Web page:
The Pentium II was a rather insignificant CPU. It was basically a Pentium Pro (which has a very different design from the original Pentium) fitted into the Slot 1 package and at considerably higher clock speeds. The Slot 1 was the only real change of this CPU, and it turned out to be a dead end - it survived a mere one and a half CPU generations. The Pentium III Tualatin was again using a Socket package.
    Slot 1 is perhaps historically significant, because since then, chipsets and processor packages have been different for AMD and Intel. Before that, you could often use the same motherboard for Intel and AMD chips, as long as they used a compatible socket. But the Pentium II used Slot 1, the Athlon used Slot A, the Tualatin Socket 370 and later Athlons Socket A. Since then, motherboards differ significantly for the two producers.


    If you're looking for reliable information on this stuff, I suggest you go to a technical library and scour technical magazines of the time. The library should have a search index.
    Last edited by CornedBee; 04-21-2008 at 02:32 AM.
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    Quote Originally Posted by CornedBee View Post
    Slot 1 is perhaps historically significant, because since then, chipsets and processor packages have been different for AMD and Intel. Before that, you could often use the same motherboard for Intel and AMD chips, as long as they used a compatible socket. But the Pentium II used Slot 1, the Athlon used Slot A, the Tualatin Socket 370 and later Athlons Socket A. Since then, motherboards differ significantly for the two producers.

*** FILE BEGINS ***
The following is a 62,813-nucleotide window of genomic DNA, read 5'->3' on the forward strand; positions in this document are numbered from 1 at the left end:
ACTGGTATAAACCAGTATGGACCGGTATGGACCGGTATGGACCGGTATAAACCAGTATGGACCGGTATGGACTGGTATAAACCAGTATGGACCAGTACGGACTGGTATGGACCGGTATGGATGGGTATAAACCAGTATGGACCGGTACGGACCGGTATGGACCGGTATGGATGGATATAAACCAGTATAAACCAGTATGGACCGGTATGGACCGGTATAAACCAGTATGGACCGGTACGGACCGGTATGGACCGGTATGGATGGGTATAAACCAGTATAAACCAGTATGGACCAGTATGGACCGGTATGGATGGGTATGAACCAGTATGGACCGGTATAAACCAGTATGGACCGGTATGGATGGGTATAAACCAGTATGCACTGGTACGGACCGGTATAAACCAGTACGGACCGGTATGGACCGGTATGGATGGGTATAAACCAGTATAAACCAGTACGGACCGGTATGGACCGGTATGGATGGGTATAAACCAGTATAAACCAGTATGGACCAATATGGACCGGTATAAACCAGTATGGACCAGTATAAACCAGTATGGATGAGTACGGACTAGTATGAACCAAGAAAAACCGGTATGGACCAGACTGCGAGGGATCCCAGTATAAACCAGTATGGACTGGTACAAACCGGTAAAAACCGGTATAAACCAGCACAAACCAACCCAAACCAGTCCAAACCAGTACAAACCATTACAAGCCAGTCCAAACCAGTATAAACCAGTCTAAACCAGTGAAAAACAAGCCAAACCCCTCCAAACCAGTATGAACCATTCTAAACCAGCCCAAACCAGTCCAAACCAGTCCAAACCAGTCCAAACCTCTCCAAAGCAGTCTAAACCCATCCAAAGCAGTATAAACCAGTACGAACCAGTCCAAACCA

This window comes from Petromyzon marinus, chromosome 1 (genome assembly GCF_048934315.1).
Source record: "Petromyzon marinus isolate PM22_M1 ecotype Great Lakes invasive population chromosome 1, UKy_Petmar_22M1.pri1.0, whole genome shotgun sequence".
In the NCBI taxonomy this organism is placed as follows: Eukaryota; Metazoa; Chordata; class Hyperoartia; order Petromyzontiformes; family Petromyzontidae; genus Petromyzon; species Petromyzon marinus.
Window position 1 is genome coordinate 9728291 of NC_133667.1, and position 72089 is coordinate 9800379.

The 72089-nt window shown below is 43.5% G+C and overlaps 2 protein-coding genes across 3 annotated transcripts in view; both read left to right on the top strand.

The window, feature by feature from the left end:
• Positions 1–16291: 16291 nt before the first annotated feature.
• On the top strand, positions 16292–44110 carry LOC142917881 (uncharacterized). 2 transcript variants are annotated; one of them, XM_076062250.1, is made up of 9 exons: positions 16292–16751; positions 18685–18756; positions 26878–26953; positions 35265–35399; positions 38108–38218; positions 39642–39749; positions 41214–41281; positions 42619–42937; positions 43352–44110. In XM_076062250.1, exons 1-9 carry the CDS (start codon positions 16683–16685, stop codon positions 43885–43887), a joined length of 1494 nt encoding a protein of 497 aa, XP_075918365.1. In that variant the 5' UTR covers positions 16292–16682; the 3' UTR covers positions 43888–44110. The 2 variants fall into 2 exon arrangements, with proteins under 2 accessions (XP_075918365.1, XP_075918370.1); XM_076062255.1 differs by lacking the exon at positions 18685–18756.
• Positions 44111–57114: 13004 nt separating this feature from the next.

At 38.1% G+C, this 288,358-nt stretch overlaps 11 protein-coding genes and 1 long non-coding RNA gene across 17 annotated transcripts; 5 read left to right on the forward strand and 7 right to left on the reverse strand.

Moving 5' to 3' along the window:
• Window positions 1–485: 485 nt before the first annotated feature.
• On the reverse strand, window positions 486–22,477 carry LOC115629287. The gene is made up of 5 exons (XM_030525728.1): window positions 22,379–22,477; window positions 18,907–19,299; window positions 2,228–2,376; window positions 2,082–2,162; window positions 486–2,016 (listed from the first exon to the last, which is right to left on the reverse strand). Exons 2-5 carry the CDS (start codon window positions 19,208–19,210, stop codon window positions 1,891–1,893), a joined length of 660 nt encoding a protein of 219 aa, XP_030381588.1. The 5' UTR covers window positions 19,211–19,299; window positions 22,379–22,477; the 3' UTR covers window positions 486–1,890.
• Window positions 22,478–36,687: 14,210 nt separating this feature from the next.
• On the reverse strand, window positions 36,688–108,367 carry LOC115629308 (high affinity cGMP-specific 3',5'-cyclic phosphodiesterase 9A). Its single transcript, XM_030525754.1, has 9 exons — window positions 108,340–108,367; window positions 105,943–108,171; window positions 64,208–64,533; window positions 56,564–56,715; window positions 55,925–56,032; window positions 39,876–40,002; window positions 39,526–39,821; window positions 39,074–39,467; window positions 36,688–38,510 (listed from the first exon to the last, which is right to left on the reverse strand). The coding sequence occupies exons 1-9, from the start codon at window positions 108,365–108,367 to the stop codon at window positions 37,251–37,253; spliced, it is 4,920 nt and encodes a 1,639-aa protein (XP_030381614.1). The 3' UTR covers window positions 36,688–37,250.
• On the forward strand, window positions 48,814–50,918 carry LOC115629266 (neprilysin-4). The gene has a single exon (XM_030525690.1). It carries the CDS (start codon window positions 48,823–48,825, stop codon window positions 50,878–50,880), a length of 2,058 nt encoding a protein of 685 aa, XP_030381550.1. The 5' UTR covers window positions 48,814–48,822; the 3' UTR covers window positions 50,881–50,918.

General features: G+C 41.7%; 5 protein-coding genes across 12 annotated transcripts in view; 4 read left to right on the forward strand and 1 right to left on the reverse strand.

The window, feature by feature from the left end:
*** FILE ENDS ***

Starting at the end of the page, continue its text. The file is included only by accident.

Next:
Yes, this was something that Intel forced AMD to agree to, to avoid "socket stealing" [which is when one company "steals" the business of another simply by replacing what goes into a socket because the parts are pin-compatible]. This probably actually HELPED AMD more than it did Intel, since AMD got the "fire under the but" to come up with a new processor interface - so why not make a better one...

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    and the hat of wrongness Salem's Avatar
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    As I said in my initial post, I do not want to use Wikipedia.

    Thanks for the information, it's given me some good stuff to look into.
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    (?<!re)tired Mario F.'s Avatar
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    If there is one thing I seem to remember about the Pentium II (as well as its bigger brother PII Xeon) as being their major contribution to the world of computing, albeit I may be confusing events (for which I would appreciate any correction), is that it was these processors that really started the price wars.